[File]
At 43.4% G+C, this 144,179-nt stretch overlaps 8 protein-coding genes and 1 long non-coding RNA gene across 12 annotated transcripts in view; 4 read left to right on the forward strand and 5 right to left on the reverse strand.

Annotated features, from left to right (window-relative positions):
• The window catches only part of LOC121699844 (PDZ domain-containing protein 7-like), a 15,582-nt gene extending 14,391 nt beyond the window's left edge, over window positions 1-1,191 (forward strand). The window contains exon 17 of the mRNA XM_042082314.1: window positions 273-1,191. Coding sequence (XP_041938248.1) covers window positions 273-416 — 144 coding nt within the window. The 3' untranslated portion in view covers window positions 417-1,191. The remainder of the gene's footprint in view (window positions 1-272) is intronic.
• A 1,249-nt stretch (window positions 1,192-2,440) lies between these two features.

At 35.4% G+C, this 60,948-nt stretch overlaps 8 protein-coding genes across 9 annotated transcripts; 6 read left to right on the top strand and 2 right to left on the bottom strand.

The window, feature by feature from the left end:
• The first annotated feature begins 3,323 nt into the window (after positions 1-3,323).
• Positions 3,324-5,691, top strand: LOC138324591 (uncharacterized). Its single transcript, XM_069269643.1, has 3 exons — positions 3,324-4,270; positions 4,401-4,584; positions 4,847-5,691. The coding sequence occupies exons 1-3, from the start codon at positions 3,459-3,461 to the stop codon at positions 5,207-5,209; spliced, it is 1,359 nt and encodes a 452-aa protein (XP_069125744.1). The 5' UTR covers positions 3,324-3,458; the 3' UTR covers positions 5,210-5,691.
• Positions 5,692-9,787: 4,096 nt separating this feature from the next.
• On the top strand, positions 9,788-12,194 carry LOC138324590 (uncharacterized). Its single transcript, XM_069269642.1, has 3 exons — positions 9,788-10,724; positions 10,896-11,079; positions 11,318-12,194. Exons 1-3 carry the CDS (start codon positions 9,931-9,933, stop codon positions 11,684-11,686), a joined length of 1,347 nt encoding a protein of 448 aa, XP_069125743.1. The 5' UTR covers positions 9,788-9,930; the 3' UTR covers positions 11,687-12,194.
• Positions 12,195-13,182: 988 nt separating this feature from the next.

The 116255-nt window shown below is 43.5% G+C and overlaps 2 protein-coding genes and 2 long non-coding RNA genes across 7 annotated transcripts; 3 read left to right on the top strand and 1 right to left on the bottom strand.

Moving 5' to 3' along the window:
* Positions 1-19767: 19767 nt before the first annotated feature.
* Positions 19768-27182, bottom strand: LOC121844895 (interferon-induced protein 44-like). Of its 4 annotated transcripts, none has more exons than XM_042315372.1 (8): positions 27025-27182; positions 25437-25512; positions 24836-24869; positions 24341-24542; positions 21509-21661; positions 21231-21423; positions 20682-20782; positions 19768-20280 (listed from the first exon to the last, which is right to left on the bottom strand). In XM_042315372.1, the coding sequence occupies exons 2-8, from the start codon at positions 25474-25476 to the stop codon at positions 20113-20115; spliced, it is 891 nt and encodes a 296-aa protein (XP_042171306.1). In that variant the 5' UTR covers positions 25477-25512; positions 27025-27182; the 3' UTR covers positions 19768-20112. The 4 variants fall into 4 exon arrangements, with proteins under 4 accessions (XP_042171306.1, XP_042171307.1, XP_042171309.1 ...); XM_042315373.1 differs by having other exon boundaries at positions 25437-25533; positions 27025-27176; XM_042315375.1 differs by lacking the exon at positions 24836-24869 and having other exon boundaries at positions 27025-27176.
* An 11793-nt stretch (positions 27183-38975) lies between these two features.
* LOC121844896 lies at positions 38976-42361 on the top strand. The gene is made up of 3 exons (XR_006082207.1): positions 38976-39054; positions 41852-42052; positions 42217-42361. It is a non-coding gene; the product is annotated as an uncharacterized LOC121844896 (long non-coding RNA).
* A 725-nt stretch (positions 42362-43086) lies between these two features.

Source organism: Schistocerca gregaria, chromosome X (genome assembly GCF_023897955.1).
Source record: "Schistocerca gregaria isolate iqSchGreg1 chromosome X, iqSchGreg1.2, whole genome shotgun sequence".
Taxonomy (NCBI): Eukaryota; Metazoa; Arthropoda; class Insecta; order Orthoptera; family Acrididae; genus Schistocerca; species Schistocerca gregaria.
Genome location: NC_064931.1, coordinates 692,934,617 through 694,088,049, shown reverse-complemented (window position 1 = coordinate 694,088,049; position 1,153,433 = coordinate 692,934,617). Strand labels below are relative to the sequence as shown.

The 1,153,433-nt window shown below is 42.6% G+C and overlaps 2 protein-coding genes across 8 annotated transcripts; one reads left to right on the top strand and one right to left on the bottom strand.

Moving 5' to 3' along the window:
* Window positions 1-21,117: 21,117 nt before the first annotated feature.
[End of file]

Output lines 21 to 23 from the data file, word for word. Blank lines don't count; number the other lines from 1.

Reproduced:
Taxonomy (NCBI): Eukaryota; Metazoa; Arthropoda; class Insecta; order Orthoptera; family Acrididae; genus Schistocerca; species Schistocerca gregaria.
Genome location: NC_064931.1, coordinates 692,934,617 through 694,088,049, shown reverse-complemented (window position 1 = coordinate 694,088,049; position 1,153,433 = coordinate 692,934,617). Strand labels below are relative to the sequence as shown.

The 1,153,433-nt window shown below is 42.6% G+C and overlaps 2 protein-coding genes across 8 annotated transcripts; one reads left to right on the top strand and one right to left on the bottom strand.